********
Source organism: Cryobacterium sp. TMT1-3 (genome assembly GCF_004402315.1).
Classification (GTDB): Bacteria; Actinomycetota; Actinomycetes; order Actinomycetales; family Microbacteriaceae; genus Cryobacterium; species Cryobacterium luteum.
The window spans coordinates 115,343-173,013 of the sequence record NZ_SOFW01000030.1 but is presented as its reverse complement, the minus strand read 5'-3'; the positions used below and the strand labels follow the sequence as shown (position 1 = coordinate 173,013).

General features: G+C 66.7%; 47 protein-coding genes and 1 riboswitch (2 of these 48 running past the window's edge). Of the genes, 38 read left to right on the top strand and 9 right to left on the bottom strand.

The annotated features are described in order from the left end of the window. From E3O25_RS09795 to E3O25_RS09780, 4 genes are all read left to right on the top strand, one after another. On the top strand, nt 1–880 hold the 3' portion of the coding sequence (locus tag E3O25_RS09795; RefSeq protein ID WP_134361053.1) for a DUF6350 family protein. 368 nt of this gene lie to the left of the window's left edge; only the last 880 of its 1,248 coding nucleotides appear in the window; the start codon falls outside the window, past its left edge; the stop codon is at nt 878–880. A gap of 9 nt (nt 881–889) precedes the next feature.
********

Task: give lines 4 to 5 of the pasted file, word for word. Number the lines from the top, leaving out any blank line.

General features: G+C 66.7%; 47 protein-coding genes and 1 riboswitch (2 of these 48 running past the window's edge). Of the genes, 38 read left to right on the top strand and 9 right to left on the bottom strand.

The annotated features are described in order from the left end of the window. From E3O25_RS09795 to E3O25_RS09780, 4 genes are all read left to right on the top strand, one after another. On the top strand, nt 1–880 hold the 3' portion of the coding sequence (locus tag E3O25_RS09795; RefSeq protein ID WP_134361053.1) for a DUF6350 family protein. 368 nt of this gene lie to the left of the window's left edge; only the last 880 of its 1,248 coding nucleotides appear in the window; the start codon falls outside the window, past its left edge; the stop codon is at nt 878–880. A gap of 9 nt (nt 881–889) precedes the next feature.